Under a cloud of insecurity, erratic power supply, and rising diesel costs, SMEs in northern Nigeria are using virtual gas pipelines to keep the lights on and grow their business, writes ISAAC ANYAOGU.
With over 20,000 people on its payroll, manufacturing firm, Aspira Nigeria Ltd., part of Lee Group of Companies, manufactures personal care products, plastic bags and footwear and is the second highest employer in Kano after the state government.
To move supplies across northern Nigeria where insurgents and bandits are on the prowl is dangerous enough but that was not the company’s most daunting challenge – it was power.
Located along the Hadejia Road, one of Kano’s industrial districts, Aspira along with other companies suffer frequent power cuts.
These interruptions lead to downtime, raising maintenance costs of industrial machines as they frequently break down.
“It was a nightmare for us,” says Sami Jafaar, the managing director of the company which started operations in 2009.
Jafaar also said the problem of irregular power supply was complicated by fluctuating diesel prices and the attendant pollution problems as the smoke from the diesel leaves the factory dirty.
This forced the company to search for alternatives. Unlike petrol, diesel is deregulated in Nigeria and the prices fluctuates.
According to data from the Nigerian Bureau of Statistics, in November the average retail price of Automotive Gas Oil (Diesel) paid by consumers increased by 24.17 percent on a year-on-year basis from a lower cost of N223.74 per litre, Now prices have shot above N300/litre.
The Naira has weakened on a yearly basis for nine years on a stretch and doubled the cost of diesel generators.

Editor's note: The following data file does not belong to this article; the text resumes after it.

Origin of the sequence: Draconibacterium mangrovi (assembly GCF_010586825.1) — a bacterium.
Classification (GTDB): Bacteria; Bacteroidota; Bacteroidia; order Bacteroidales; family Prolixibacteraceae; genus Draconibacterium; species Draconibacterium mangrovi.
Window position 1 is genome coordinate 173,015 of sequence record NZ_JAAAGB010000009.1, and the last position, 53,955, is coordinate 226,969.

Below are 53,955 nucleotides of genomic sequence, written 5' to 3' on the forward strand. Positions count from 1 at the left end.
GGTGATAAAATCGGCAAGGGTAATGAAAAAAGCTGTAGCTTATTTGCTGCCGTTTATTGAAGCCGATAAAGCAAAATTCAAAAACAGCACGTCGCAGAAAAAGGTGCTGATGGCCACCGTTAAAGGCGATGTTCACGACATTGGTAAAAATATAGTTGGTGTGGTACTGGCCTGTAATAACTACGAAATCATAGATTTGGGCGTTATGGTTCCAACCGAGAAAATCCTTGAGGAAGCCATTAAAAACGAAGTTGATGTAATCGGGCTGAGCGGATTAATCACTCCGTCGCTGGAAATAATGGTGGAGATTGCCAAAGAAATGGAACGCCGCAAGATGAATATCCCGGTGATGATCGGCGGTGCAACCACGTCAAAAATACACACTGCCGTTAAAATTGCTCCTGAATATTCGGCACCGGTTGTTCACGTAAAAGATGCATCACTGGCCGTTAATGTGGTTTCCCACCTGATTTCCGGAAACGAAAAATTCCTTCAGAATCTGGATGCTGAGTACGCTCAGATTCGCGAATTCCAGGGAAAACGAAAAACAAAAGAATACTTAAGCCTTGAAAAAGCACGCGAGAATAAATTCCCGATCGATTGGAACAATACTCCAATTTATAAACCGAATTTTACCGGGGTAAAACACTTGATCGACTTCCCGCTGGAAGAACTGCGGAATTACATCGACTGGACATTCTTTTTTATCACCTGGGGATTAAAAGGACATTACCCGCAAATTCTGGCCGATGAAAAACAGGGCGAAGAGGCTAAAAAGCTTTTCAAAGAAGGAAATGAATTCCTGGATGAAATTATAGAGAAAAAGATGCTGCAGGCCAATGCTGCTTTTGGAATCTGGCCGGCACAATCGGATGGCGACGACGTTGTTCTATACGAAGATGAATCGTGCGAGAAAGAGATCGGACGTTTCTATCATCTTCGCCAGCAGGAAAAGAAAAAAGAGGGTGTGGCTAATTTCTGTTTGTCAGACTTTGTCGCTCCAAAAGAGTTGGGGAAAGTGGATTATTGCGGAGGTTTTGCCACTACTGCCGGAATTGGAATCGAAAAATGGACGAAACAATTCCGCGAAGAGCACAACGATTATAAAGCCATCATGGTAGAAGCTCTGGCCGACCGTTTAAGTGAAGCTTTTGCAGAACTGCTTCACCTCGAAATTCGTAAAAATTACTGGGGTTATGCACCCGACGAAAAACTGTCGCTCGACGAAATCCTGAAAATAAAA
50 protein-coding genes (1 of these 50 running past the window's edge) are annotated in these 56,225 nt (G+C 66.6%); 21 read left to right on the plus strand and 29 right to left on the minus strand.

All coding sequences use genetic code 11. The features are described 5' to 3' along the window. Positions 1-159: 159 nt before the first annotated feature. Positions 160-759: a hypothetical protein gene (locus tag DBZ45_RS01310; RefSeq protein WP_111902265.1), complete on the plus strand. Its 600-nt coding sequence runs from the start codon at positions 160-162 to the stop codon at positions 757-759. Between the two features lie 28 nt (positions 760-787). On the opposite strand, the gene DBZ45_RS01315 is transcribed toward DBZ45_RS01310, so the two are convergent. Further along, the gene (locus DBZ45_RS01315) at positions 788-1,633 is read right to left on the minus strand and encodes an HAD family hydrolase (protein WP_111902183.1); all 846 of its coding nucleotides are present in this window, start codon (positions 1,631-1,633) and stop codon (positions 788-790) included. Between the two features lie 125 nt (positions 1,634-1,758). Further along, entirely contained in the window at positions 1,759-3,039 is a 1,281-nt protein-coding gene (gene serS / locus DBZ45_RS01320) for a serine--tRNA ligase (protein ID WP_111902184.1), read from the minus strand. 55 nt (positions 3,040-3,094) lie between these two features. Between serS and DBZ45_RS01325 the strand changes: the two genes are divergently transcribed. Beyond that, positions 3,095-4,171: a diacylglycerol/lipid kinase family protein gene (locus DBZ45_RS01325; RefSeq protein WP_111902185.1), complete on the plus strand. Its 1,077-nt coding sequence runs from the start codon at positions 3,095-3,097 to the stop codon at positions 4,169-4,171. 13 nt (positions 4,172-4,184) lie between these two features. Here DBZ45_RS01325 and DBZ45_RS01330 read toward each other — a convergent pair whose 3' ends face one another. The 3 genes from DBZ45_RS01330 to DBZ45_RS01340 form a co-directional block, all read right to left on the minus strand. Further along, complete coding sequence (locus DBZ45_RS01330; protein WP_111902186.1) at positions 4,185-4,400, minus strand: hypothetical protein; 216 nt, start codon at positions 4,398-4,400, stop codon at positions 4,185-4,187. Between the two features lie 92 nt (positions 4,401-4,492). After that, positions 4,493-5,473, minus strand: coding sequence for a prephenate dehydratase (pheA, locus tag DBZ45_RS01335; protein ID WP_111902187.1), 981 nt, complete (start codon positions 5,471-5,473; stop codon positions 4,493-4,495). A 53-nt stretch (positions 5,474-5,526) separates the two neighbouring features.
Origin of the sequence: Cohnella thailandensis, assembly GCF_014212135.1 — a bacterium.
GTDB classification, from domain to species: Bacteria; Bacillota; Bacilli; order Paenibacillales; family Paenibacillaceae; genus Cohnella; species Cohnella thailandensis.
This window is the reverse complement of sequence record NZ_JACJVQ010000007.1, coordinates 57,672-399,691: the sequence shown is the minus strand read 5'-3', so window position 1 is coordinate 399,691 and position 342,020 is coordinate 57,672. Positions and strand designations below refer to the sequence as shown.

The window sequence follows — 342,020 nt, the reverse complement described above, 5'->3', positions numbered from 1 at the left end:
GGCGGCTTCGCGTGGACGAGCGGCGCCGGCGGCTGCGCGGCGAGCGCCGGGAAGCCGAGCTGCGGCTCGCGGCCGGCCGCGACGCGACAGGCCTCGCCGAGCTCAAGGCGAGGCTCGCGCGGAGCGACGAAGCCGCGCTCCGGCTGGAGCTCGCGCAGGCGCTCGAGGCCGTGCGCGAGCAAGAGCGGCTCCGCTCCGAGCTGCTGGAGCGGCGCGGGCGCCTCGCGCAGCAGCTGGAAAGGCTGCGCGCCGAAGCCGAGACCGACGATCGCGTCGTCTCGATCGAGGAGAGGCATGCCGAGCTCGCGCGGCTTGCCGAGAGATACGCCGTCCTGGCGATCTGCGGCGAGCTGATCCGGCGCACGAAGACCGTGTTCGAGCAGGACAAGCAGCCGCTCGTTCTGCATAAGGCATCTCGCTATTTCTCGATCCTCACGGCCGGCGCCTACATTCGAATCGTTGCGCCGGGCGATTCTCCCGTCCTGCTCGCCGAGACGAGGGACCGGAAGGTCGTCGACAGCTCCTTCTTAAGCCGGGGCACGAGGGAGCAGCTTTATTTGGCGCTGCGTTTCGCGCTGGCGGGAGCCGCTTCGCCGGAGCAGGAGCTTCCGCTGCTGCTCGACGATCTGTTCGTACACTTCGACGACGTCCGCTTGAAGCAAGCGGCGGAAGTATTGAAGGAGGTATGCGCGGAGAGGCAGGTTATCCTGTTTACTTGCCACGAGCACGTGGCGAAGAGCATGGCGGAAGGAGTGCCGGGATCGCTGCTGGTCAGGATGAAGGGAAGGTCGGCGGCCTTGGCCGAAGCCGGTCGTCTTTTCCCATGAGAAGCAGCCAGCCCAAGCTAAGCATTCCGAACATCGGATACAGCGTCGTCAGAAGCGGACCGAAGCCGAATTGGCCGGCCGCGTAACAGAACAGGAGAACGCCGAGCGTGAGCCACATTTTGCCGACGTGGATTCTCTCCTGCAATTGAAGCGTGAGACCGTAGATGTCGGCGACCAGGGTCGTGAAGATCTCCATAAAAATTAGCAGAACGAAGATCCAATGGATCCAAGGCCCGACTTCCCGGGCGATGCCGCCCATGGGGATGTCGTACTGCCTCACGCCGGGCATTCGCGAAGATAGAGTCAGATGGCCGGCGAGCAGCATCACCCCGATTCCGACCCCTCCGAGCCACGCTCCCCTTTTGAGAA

Nemr Hammoud, vice chairman and chief operating officer of Mamuda Group of Companies, another large manufacturing outfit in Kano, not too long ago was in a similar position. “We sat down and reviewed our power cost and we were alarmed,” he told BusinessDay.
The Mamuda Group, one of the largest manufacturing companies in northern Nigeria is a diversified business conglomerate convened into five main sectors: beverages, sacks, mat, foods, and leather.
The company recently started a new line of carbonated drinks, Pop Cola and an energy drink, Infinite Power. This is why power was a grave concern.
According to the Manufacturing Association of Nigeria (MAN), over 40 percent of manufacturers’ cost is on power.
Nigeria’s electricity generation has hovered around 4,000 MW for years and industries barely which is inadequate to meet industrial and household needs.So companies began to generate their own power.
Self- power generation to the rescue
Nigeria’s gas pipeline network does not currently connect the northern part of the country.
The reason can be traced to the country’s policy of treating gas as an irritation in the quest for oil.
According to the National Petroleum Investment Management Services, a subsidiary of the NNPC, gas commercialisation and utilisation really began with the promulgation of “Associated Gas Framework Agreement of 1991 which provided fiscal incentives to commercialise gas and sought to eliminate gas flaring by allowing oil companies offset their capital expenditures in gas projects from oil revenue.
By 1999 when the Nigeria Liquefied Natural Gas (NLNG) plant started operations, over 2.8 Billion Standard Cubic Feet per Day (Bscfd) or 74 percent of associated gas produced in the course of oil production was flared.
Nigeria has made conscious efforts since then to develop Non-Associated Gas (NAG) wells to ensure reliability of supply as Associated Gas production fluctuates with oil production and cannot be used to guarantee gas supply commitments.
The new Petroleum Industry Act now provides fiscal terms for gas exploration.
Due to proximity to gas reserves in the Niger Delta, two of Nigeria’s functional gas pipeline networks – the 514km Escravos Lagos Pipeline System (ELPS) and the West African Gas Pipeline (WAGP) are in the southern part of the country.
The ELPS capacity has been doubled as it provides domestic gas to power plants, local industries and the West Africa Gas Pipeline (WAGP).
The 678km WAGP has a capacity of 180 Billion cubic feet (Bcf) of natural gas per year and supplies gas to some ECOWAS countries.
This situation quickened industrialisation of southern parts of the country like Lagos and Port Harcourt but has been slower in the north.